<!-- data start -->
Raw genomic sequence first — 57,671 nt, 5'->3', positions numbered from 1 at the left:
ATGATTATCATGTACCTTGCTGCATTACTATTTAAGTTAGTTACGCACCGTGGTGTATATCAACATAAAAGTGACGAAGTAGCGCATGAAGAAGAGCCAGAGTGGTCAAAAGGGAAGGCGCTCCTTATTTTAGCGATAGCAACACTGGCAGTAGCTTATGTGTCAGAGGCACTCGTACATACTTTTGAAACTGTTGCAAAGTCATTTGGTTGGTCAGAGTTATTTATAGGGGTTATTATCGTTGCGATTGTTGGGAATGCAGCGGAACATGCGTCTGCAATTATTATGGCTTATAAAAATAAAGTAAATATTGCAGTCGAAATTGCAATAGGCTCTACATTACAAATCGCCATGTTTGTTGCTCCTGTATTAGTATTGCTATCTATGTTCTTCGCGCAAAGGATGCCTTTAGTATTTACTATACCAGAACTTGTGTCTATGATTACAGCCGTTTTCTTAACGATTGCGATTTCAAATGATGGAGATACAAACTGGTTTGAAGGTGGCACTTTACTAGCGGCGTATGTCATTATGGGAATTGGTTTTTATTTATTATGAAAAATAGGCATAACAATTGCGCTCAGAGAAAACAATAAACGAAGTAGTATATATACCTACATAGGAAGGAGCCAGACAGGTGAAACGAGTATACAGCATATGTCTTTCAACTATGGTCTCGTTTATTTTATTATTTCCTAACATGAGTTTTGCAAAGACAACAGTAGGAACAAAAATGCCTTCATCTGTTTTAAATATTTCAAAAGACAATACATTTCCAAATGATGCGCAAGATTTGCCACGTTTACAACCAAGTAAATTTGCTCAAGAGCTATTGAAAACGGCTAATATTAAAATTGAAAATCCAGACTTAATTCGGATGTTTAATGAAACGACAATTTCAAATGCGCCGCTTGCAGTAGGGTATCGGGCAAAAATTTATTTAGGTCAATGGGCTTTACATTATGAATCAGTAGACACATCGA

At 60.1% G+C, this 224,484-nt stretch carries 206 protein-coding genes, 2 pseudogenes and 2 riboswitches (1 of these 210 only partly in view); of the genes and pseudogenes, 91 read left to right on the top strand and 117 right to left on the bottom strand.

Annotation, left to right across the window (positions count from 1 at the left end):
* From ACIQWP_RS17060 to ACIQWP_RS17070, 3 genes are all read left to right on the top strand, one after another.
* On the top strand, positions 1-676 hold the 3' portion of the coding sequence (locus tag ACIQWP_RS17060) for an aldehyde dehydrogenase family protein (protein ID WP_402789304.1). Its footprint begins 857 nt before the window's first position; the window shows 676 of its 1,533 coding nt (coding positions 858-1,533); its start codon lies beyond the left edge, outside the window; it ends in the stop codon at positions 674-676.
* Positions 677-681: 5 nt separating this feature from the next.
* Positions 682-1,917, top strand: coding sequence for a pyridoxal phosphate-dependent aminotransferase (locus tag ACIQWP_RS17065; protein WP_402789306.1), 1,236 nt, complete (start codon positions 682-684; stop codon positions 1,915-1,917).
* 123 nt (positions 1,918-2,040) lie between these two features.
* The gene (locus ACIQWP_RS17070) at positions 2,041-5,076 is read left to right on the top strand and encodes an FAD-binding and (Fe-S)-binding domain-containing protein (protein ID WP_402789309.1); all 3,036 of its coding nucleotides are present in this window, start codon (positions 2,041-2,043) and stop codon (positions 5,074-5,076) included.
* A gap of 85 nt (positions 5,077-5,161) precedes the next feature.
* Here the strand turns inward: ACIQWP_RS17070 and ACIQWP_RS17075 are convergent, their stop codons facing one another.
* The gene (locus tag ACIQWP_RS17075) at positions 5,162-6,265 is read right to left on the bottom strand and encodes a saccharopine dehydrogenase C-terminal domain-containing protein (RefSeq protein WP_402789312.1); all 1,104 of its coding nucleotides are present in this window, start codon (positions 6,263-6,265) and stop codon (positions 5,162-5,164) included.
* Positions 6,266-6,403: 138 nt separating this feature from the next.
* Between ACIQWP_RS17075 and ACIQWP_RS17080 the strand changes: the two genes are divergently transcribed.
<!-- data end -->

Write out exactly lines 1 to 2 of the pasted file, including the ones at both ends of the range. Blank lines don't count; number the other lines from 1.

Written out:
Raw genomic sequence first — 57,671 nt, 5'->3', positions numbered from 1 at the left:
ATGATTATCATGTACCTTGCTGCATTACTATTTAAGTTAGTTACGCACCGTGGTGTATATCAACATAAAAGTGACGAAGTAGCGCATGAAGAAGAGCCAGAGTGGTCAAAAGGGAAGGCGCTCCTTATTTTAGCGATAGCAACACTGGCAGTAGCTTATGTGTCAGAGGCACTCGTACATACTTTTGAAACTGTTGCAAAGTCATTTGGTTGGTCAGAGTTATTTATAGGGGTTATTATCGTTGCGATTGTTGGGAATGCAGCGGAACATGCGTCTGCAATTATTATGGCTTATAAAAATAAAGTAAATATTGCAGTCGAAATTGCAATAGGCTCTACATTACAAATCGCCATGTTTGTTGCTCCTGTATTAGTATTGCTATCTATGTTCTTCGCGCAAAGGATGCCTTTAGTATTTACTATACCAGAACTTGTGTCTATGATTACAGCCGTTTTCTTAACGATTGCGATTTCAAATGATGGAGATACAAACTGGTTTGAAGGTGGCACTTTACTAGCGGCGTATGTCATTATGGGAATTGGTTTTTATTTATTATGAAAAATAGGCATAACAATTGCGCTCAGAGAAAACAATAAACGAAGTAGTATATATACCTACATAGGAAGGAGCCAGACAGGTGAAACGAGTATACAGCATATGTCTTTCAACTATGGTCTCGTTTATTTTATTATTTCCTAACATGAGTTTTGCAAAGACAACAGTAGGAACAAAAATGCCTTCATCTGTTTTAAATATTTCAAAAGACAATACATTTCCAAATGATGCGCAAGATTTGCCACGTTTACAACCAAGTAAATTTGCTCAAGAGCTATTGAAAACGGCTAATATTAAAATTGAAAATCCAGACTTAATTCGGATGTTTAATGAAACGACAATTTCAAATGCGCCGCTTGCAGTAGGGTATCGGGCAAAAATTTATTTAGGTCAATGGGCTTTACATTATGAATCAGTAGACACATCGA